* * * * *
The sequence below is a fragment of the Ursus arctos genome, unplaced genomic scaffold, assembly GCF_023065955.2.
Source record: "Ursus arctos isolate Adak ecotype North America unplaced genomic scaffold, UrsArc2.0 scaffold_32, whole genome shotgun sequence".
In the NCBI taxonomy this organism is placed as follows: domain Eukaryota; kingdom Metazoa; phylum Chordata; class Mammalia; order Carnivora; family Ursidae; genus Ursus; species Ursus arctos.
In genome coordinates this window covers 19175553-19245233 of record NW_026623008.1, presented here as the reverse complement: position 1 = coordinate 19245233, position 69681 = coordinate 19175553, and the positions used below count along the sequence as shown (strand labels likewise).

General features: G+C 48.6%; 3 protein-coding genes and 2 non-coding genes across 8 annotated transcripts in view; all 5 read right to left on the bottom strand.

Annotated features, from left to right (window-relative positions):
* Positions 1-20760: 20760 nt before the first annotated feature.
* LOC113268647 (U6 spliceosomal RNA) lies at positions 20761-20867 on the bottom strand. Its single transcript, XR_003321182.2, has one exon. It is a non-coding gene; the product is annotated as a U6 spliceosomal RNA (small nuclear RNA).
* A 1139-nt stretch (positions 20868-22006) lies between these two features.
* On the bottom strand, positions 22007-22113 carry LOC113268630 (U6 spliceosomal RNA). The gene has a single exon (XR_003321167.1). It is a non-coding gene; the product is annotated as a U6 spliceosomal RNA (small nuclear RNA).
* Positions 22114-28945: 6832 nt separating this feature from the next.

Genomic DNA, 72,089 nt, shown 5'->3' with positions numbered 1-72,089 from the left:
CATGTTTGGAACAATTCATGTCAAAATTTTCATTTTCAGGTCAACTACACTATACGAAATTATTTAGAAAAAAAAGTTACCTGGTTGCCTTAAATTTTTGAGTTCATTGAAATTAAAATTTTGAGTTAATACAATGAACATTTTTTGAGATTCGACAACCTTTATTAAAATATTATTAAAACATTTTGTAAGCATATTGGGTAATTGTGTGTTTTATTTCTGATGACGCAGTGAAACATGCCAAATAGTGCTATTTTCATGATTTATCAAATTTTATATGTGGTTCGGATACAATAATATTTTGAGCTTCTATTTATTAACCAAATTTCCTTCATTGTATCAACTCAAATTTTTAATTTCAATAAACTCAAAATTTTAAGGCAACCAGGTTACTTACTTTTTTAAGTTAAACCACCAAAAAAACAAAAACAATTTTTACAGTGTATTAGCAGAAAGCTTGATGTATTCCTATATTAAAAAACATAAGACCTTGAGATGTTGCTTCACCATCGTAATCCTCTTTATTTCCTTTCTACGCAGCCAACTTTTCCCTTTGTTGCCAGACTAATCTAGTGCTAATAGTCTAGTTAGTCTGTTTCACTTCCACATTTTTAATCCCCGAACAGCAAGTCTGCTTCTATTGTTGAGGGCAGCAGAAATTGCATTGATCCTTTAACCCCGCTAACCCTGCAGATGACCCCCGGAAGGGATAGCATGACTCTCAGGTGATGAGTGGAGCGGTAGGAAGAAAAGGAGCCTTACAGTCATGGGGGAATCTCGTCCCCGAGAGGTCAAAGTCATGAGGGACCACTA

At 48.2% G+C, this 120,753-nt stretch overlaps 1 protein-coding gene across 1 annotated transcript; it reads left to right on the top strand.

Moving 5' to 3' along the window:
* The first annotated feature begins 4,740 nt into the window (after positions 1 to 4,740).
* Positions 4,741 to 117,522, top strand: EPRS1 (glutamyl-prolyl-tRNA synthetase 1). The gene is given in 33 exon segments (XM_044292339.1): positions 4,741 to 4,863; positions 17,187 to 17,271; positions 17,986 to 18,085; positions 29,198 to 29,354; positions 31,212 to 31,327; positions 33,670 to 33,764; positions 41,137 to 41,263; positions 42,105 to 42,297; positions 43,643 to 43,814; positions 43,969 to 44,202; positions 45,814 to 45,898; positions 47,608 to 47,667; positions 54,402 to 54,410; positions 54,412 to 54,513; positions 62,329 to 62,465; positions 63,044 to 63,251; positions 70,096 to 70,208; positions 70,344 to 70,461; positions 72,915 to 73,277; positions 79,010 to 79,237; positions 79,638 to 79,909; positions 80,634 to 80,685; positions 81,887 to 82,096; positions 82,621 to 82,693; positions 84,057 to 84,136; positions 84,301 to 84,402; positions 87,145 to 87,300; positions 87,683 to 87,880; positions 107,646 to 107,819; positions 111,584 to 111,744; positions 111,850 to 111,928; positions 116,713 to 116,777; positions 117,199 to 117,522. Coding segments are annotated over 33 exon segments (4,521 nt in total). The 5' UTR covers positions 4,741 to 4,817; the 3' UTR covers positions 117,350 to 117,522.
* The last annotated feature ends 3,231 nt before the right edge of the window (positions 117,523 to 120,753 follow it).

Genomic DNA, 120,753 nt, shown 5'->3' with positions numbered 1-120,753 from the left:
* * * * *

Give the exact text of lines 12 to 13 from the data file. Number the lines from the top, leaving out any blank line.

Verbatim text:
Genomic DNA, 72,089 nt, shown 5'->3' with positions numbered 1-72,089 from the left:
CATGTTTGGAACAATTCATGTCAAAATTTTCATTTTCAGGTCAACTACACTATACGAAATTATTTAGAAAAAAAAGTTACCTGGTTGCCTTAAATTTTTGAGTTCATTGAAATTAAAATTTTGAGTTAATACAATGAACATTTTTTGAGATTCGACAACCTTTATTAAAATATTATTAAAACATTTTGTAAGCATATTGGGTAATTGTGTGTTTTATTTCTGATGACGCAGTGAAACATGCCAAATAGTGCTATTTTCATGATTTATCAAATTTTATATGTGGTTCGGATACAATAATATTTTGAGCTTCTATTTATTAACCAAATTTCCTTCATTGTATCAACTCAAATTTTTAATTTCAATAAACTCAAAATTTTAAGGCAACCAGGTTACTTACTTTTTTAAGTTAAACCACCAAAAAAACAAAAACAATTTTTACAGTGTATTAGCAGAAAGCTTGATGTATTCCTATATTAAAAAACATAAGACCTTGAGATGTTGCTTCACCATCGTAATCCTCTTTATTTCCTTTCTACGCAGCCAACTTTTCCCTTTGTTGCCAGACTAATCTAGTGCTAATAGTCTAGTTAGTCTGTTTCACTTCCACATTTTTAATCCCCGAACAGCAAGTCTGCTTCTATTGTTGAGGGCAGCAGAAATTGCATTGATCCTTTAACCCCGCTAACCCTGCAGATGACCCCCGGAAGGGATAGCATGACTCTCAGGTGATGAGTGGAGCGGTAGGAAGAAAAGGAGCCTTACAGTCATGGGGGAATCTCGTCCCCGAGAGGTCAAAGTCATGAGGGACCACTA